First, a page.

Come! Join us aboard a medical expedition in the Amazon!
There will be two back to back medical expeditions:
May 15th – 21st
May 22nd – 28th
You’re welcome to join us for one week, or both!
There are not many openings for these trips. If you are interested please let me or Dr. Devon Graham know before the boat fills up.
Devon is Project Amazonas’s President & Scientific Director
4 non-medical volunteers
The medical boat will launch from Iquitos Peru; the largest city in the world with no road access. We’ll be traveling through the Amazon jungle aboard the Nenita (Little Baby Girl), a 74-foot river boat constructed of local hardwoods. The Nenita is piloted by a seasoned crew who has been managing medical expeditions in the Amazon for the last sixteen years.
These expeditions have proven to be extremely positive experiences for everyone involved; medical staff, crew, volunteers, and patients alike. Every year Project Amazonas provides health care to some 8,000 rural villagers while giving volunteers the chance to appreciate an exciting culture in the world’s greatest jungle.
WHAT WE’LL SEE:
The Amazon always offers an extraordinary world of exotic wildlife including wooly monkeys, sloths, capybaras, pink dolphins and agoutis, to name a few. However, the real attraction is getting to meet the colorful people who have carved out lives in this remote corner of the world for many generations. On this expedition we will introduce you to the friendly families that live in the village of “flowers”, the village of “hope”, and one of our personal favorites- the “electric eel” village.
Isolation, poverty and a general lack of healthcare education or medical supplies available to these communities contribute to an overall poor level of health. Malaria, yellow fever, hepatitis, tuberculosis, bacterial infections, intestinal parasites and snake bites are commonly encountered and treated during medical expeditions. Additionally, Project Amazonas provides training for village health promoters and equips them with the necessary supplies to care for their communities in our absence.
After everyone’s medical needs have been met some people play an impromptu game of soccer, others relax with a cold beer, and personally I love to go swimming with kids in the village.
After sunset we meet-up in the mess hall for dinner. Chef Danilo Amasifuen serves up the finest meals we’ve had anywhere in Peru. We’ll enjoy a meal of fresh fruit and fish provided by local fishermen who attended the day’s medical clinic.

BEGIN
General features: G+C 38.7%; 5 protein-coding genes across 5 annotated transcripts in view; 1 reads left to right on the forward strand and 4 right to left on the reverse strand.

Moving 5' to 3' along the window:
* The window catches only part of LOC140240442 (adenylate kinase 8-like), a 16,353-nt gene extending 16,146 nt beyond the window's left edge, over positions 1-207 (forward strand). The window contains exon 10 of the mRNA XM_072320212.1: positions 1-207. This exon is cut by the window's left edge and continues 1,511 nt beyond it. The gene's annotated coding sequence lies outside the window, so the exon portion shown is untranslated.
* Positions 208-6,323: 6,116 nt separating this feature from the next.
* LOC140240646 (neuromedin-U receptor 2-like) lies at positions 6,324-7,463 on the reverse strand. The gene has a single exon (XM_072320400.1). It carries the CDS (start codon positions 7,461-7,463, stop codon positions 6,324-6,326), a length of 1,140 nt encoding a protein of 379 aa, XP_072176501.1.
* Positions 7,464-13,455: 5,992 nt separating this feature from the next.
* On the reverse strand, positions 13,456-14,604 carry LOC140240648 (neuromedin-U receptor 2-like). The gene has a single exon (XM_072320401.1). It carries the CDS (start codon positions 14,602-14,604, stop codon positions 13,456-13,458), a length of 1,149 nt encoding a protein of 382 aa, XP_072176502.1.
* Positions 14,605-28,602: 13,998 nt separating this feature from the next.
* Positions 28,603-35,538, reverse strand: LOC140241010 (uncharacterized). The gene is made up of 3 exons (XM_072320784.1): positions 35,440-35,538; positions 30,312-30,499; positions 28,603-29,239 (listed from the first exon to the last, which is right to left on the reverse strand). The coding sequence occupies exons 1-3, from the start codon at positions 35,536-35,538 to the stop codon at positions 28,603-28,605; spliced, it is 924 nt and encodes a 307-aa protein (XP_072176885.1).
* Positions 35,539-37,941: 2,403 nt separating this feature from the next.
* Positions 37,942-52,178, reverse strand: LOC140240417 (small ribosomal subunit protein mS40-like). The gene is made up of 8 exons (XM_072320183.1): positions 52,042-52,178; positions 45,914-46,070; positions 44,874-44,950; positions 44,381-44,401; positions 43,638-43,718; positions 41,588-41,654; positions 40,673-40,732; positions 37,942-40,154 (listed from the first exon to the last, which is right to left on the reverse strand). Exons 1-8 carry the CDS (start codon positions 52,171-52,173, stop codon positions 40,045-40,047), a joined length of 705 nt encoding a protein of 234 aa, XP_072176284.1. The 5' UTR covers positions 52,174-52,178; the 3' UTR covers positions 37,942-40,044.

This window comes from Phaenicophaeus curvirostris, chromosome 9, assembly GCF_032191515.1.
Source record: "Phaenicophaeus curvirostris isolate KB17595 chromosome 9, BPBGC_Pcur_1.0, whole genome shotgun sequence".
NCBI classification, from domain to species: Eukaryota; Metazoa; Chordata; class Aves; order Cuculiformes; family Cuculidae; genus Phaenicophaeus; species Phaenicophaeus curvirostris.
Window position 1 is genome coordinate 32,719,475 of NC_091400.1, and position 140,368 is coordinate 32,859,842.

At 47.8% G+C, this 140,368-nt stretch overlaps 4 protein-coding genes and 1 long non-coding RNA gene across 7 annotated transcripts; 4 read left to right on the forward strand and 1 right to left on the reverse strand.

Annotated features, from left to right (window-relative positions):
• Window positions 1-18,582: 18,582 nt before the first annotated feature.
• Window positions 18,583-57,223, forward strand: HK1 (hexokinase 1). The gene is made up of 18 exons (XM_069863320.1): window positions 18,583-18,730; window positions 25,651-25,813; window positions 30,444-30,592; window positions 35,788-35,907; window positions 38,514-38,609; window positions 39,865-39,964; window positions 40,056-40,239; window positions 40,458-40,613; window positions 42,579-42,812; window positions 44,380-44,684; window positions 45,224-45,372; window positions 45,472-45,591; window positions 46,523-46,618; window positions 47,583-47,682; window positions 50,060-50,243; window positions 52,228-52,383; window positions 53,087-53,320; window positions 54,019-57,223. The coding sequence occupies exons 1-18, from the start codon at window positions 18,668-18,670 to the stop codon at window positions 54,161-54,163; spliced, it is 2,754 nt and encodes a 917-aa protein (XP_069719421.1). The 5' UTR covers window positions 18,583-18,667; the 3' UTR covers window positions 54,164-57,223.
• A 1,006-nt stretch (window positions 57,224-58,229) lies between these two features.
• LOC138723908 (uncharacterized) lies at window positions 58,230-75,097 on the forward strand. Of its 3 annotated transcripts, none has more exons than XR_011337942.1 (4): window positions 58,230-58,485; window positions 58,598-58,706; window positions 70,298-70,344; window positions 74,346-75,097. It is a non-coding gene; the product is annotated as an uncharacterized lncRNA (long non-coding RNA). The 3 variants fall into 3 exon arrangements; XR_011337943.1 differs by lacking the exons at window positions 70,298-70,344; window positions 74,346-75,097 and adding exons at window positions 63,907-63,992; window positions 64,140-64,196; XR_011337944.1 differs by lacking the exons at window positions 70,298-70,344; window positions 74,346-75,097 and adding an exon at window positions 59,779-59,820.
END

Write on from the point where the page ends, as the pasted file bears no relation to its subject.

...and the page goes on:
Each evening we’ll lay in our screened-in quarters listening to the sounds of the jungle and wondering what adventures await us tomorrow.
The cost is $750 a week ($375 for medical students) and covers all expenses while aboard the Nenita. (A good chunk of this money goes to medical supplies and gasoline to get where we’re going– the rest goes to food and other operating expenses.)
A. Neither Spanish nor medical training are necessary though both are helpful.
B. Check out the Medical Civil Action Program (MEDCAP) manual for more info on the region: http://www.aidjoy.org/docs/medcap-manual.pdf
C. If you can’t make it to the Amazon with us not to worry– this is just the first of a series of emails we’ll be sending out over the next couple of months so keep an eye out and we’ll update you as everything unfolds.
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6 Responses to “Join AidJoy and Project Amazonas in the Amazon Rainforest!”
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Madalene Saelens on November 22nd, 2011 at 8:11 am:
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Jonathan Shanin on November 23rd, 2011 at 12:24 pm:
You are correct. There are so many logistical items to consider when taking on a medical expedition in the Amazon Rainforest. We work with Project Amazaons who has been leading these expeditions since 1994. AidJoy is a facilitator that allows Project Amazonas to expand their current charity work in the Amazon.
Jonathan Shanin on November 23rd, 2011 at 12:52 pm:
AidJoy.org is hosted by http://www.immedion.com. Their customer service is fantastic.
Jonathan Shanin on November 23rd, 2011 at 12:54 pm:
Thank you for the kind words.
Jonathan Shanin on November 23rd, 2011 at 1:02 pm:
Ouch, I’ll pass that information along to Jim. Thanks for letting us know.